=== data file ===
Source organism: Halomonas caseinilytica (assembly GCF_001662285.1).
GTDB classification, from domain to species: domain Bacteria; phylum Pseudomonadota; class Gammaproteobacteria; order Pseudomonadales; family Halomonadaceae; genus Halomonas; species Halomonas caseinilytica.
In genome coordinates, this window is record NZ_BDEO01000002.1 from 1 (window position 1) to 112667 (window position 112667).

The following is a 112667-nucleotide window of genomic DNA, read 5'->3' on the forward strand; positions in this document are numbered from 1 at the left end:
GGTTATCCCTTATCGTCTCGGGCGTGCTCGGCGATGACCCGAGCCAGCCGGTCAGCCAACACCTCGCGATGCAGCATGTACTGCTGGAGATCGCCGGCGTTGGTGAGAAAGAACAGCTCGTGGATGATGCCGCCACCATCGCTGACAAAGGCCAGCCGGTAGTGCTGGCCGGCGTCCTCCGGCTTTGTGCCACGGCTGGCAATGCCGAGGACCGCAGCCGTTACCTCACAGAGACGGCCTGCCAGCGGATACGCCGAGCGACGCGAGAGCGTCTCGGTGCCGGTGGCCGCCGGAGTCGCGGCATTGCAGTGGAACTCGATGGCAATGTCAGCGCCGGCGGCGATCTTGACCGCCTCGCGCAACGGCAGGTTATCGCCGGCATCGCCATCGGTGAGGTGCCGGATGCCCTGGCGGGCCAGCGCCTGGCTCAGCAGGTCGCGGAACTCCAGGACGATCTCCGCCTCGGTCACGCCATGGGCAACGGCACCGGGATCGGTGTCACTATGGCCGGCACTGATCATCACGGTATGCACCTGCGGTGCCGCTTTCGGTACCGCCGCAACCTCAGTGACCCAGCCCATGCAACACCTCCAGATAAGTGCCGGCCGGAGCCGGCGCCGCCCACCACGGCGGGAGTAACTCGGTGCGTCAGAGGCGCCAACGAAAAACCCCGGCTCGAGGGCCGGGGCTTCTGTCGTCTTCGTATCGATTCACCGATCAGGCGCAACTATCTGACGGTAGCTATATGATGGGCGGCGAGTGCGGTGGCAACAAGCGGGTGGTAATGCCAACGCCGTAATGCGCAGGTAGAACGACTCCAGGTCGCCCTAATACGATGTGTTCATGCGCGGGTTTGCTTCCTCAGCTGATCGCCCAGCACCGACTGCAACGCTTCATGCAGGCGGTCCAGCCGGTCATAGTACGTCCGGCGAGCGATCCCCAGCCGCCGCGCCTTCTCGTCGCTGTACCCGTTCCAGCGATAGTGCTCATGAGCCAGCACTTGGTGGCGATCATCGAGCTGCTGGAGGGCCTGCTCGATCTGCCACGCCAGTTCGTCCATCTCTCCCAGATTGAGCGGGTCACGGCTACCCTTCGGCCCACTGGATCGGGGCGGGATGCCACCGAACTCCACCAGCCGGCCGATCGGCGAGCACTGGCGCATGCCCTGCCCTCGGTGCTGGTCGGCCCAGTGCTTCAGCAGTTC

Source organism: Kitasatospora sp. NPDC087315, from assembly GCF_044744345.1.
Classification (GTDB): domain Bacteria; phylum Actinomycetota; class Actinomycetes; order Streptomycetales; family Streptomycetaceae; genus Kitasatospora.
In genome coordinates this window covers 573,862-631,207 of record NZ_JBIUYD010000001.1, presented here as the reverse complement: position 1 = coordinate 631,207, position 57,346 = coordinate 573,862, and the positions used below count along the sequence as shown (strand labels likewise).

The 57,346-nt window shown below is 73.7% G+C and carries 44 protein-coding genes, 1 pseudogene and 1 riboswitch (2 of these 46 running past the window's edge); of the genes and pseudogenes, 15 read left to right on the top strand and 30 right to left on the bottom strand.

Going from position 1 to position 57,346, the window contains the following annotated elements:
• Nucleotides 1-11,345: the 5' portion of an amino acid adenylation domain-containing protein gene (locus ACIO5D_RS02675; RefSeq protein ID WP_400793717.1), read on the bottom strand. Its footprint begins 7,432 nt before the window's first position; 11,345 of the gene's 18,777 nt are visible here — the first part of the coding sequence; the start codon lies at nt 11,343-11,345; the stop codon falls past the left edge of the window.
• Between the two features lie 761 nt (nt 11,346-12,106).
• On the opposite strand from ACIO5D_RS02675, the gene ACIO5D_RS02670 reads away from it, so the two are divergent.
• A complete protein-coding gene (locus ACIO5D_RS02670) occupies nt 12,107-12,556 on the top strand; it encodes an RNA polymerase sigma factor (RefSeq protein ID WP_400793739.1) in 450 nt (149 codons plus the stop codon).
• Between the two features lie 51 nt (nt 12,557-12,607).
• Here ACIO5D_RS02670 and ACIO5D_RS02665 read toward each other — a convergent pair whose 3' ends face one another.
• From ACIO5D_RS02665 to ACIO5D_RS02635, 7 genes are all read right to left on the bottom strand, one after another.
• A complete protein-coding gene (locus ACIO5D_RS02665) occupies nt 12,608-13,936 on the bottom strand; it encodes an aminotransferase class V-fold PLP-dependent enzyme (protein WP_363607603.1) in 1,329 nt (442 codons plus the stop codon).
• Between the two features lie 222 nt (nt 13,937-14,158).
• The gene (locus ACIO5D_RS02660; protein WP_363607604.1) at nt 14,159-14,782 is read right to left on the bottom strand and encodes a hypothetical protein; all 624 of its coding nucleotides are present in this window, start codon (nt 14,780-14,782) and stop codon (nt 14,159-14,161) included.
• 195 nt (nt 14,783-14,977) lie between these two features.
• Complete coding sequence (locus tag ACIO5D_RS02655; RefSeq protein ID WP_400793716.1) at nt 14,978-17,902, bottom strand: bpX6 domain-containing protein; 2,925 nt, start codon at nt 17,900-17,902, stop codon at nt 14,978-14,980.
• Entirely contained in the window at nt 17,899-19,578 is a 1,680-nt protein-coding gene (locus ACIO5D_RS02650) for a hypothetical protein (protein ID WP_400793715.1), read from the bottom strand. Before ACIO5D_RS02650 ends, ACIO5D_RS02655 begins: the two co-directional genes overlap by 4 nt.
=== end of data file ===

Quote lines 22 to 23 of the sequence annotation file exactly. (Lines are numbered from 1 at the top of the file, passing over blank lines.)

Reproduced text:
• Complete coding sequence (locus tag ACIO5D_RS02655; RefSeq protein ID WP_400793716.1) at nt 14,978-17,902, bottom strand: bpX6 domain-containing protein; 2,925 nt, start codon at nt 17,900-17,902, stop codon at nt 14,978-14,980.
• Entirely contained in the window at nt 17,899-19,578 is a 1,680-nt protein-coding gene (locus ACIO5D_RS02650) for a hypothetical protein (protein ID WP_400793715.1), read from the bottom strand. Before ACIO5D_RS02650 ends, ACIO5D_RS02655 begins: the two co-directional genes overlap by 4 nt.